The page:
According to a 49ers Fan
I’m sure my wife is going to leave me. When I recently broached the subject of buying a San Francisco 49ers T-shirt, she acted like I’d asked for a divorce. I knew my dedication (addiction) to watching the 49ers this season was testing her patience. But it worried me to see her leave the room after hearing me say “I think I’d like to get the one with the ‘80s-style logo”.
I fully admit that our issues are my fault. I wasn’t a football fan when we married. Even after I started watching the 49ers in 2008, I didn’t obsess about the team like I do now. But this season has been a whole different story. Since October I’ve been constantly staring at screens, reading articles, and watching videos with pompous assholes spewing hot takes about my team. On multiple occasions I kept myself up way too late the night before a 49ers game watching their highlights, trying to calm my nerves so I could sleep. It’s taken over my life, and my wife’s frustration over it is palpable. Yet all I’ve done is say, “I’ll stop after the Super Bowl.”
For her and the many others who don’t care about football, it’s hard for me to fully convey what this season has been like for 49ers fans. I’ll start by saying it’s been glorious. Making it even better is the fact this amazing season came after the fallow period that followed Coach Jim Harbaugh’s controversial exit. From 2012 to 2018, they went from a Super Bowl team to 4-12. We fans talk about coaches Jim Tomsula and Chip Kelly as things we “survived.” Now the Niners are 15-3 and on the way to the Super Bowl again.
But it’s not just about the team’s improvement. This season has been a series of ridiculously fun games to watch. Even ESPN agrees with me–when the cable channel aired its top five games of 2019. four of the them were San Francisco 49ers games. The 49ers only won two of those games, but all of them were nail biters decided by the last play. The 49ers at Seahawks game literally came down to inches. Also, that game was Sunday Night Football’s most-watched game between two West Coast teams in the show’s history, averaging 23.3 million viewers.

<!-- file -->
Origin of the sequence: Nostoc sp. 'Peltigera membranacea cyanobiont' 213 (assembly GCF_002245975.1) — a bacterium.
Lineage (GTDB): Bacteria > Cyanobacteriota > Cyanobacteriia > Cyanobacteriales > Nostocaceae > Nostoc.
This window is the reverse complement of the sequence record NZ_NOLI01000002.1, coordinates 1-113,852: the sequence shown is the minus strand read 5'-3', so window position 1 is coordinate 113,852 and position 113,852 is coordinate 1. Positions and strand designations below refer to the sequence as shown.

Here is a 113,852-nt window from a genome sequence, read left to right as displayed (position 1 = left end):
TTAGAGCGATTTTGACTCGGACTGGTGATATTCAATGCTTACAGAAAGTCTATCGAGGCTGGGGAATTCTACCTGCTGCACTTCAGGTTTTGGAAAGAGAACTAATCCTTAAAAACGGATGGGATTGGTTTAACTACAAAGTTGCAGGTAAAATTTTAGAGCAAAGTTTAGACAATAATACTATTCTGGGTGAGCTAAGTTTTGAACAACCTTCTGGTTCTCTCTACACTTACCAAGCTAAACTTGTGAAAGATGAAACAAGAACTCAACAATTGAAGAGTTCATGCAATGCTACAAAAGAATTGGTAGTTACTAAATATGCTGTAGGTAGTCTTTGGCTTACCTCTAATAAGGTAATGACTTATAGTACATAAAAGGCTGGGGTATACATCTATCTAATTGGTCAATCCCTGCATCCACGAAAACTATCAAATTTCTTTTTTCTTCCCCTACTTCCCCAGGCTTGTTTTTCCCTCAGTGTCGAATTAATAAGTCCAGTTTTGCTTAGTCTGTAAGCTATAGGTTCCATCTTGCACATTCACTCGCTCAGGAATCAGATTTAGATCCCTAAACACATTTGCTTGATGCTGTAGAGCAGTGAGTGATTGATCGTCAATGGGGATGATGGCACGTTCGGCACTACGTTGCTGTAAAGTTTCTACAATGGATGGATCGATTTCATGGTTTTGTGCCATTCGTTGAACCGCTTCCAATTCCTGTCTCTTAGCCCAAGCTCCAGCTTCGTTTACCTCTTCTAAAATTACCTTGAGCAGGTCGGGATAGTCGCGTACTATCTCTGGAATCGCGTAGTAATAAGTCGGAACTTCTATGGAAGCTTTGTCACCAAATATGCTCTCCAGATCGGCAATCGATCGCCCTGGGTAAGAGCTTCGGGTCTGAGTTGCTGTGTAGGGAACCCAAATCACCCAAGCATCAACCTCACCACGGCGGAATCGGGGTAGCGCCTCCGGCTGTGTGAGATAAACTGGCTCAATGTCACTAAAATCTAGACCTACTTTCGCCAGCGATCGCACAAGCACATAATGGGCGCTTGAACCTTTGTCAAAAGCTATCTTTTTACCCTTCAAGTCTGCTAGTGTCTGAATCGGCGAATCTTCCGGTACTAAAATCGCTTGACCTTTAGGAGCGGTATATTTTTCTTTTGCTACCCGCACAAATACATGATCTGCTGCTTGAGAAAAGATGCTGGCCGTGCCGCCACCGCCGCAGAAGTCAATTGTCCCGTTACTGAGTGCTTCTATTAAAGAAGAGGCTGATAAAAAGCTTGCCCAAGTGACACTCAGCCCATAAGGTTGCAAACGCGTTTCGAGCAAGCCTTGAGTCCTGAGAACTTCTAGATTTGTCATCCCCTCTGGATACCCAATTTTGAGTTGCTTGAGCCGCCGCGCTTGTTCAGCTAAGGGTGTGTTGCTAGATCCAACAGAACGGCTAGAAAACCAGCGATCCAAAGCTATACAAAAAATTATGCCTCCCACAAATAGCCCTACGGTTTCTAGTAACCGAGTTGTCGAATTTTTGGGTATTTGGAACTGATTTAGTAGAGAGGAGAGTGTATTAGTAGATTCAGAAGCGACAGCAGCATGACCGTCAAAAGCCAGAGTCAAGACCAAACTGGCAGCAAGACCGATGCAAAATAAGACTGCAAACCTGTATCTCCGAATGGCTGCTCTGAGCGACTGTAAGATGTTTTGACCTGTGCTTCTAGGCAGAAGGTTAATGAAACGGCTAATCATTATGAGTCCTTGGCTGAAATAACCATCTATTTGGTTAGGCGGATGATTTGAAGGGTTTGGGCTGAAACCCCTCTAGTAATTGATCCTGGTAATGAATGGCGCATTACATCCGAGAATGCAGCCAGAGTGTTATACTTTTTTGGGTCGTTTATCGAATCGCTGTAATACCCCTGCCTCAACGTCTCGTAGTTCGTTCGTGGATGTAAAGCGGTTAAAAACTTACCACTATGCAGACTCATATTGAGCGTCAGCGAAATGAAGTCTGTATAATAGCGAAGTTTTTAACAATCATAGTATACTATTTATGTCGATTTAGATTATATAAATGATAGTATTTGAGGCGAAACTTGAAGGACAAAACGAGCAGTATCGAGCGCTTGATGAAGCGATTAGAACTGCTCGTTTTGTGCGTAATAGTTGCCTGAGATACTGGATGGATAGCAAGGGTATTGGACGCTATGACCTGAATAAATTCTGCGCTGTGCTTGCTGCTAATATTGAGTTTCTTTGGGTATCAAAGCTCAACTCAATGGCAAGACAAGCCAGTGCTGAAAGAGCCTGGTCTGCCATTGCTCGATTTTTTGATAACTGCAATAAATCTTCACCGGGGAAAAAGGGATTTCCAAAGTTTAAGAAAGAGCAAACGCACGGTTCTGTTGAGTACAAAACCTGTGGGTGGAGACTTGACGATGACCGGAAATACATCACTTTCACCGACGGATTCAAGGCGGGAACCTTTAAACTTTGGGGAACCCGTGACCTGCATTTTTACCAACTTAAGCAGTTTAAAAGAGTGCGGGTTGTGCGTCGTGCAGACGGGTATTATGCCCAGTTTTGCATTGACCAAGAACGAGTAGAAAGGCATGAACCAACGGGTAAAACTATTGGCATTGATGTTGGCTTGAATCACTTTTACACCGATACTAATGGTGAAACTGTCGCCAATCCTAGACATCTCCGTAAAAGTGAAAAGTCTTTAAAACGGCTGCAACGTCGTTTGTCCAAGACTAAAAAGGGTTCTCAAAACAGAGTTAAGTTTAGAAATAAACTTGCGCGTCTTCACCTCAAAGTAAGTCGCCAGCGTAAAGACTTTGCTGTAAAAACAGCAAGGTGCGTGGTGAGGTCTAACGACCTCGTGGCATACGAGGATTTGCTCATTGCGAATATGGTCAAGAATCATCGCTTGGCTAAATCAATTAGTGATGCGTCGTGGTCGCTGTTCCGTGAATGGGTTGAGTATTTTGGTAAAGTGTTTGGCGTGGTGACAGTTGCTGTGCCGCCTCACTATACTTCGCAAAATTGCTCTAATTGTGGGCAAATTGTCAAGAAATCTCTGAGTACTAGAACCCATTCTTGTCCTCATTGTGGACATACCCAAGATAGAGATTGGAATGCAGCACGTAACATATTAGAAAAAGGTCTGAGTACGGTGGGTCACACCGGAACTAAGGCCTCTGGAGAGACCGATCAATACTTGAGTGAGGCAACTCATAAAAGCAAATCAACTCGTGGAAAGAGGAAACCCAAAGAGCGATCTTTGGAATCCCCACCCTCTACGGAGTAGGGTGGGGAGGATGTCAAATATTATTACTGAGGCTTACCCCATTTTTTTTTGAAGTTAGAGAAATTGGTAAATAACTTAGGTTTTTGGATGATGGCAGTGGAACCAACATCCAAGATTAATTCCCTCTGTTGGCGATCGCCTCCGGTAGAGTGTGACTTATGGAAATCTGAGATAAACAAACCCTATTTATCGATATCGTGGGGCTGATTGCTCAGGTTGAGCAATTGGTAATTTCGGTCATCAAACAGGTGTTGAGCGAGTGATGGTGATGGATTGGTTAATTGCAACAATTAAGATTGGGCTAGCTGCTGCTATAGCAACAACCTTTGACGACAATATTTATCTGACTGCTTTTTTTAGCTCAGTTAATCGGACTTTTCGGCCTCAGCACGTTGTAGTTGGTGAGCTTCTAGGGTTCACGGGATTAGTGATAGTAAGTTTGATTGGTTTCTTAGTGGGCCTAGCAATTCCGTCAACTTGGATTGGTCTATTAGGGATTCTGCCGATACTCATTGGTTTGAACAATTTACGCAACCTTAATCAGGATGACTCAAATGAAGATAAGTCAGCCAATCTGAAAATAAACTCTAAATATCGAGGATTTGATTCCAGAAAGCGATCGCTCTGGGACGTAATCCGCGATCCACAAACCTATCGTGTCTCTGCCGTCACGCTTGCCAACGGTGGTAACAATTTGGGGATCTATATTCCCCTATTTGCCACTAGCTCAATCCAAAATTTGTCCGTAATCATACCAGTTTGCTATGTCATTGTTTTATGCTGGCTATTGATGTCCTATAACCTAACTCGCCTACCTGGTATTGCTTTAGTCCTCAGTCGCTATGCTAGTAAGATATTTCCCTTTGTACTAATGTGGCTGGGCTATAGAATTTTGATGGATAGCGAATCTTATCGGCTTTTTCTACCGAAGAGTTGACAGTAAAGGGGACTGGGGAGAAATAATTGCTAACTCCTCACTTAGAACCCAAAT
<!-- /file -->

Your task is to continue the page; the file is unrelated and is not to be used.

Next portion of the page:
Those four games made for fantastic television, but in truth the entire 2019 season for the 49ers was must-see TV. During the regular season, if the last play didn’t decide the outcome, like in nine of their regular season games, the 49ers destroyed the other team, ripping them apart in a frenzy. Their drubbing of the Cleveland Browns in the fifth week of the season was so fun to watch it felt like Daenerys Targaryen had yelled “Dracarys” at Baker Mayfield.
Then there are the backstories. Quarterback Jimmy Garoppolo came back from a knee injury early last season to have one of the best winning percentages in the league. Richard Sherman returned to championship form after an Achilles injury and raked in big bucks by negotiating his own contract. Best of all is 27-year-old Raheem Mostert, San Francisco’s highest-scoring running back, who six different teams cut before the Niners gave him his shot. It’s a story of drive and not giving up on oneself that’s practically begging for someone to turn it into a movie.
Frankly I feel bad for everyone who isn’t a 49ers fan. I’m not trying to be a snob, I just want to share these good feelings with everyone.
But I also want it to end. I want my life back. My wife keeps reminding me of all the goals I set for myself for the year– “How is that podcast script coming?”–and I have to face the fact that I obsess over a game I’m not even playing, and never have. I don’t judge any fans who enjoy obsessing over the team; I just never wanted to be one. My team is doing great and I’m wondering if there’s a rehab for football fandom. The Super Bowl can’t come soon enough.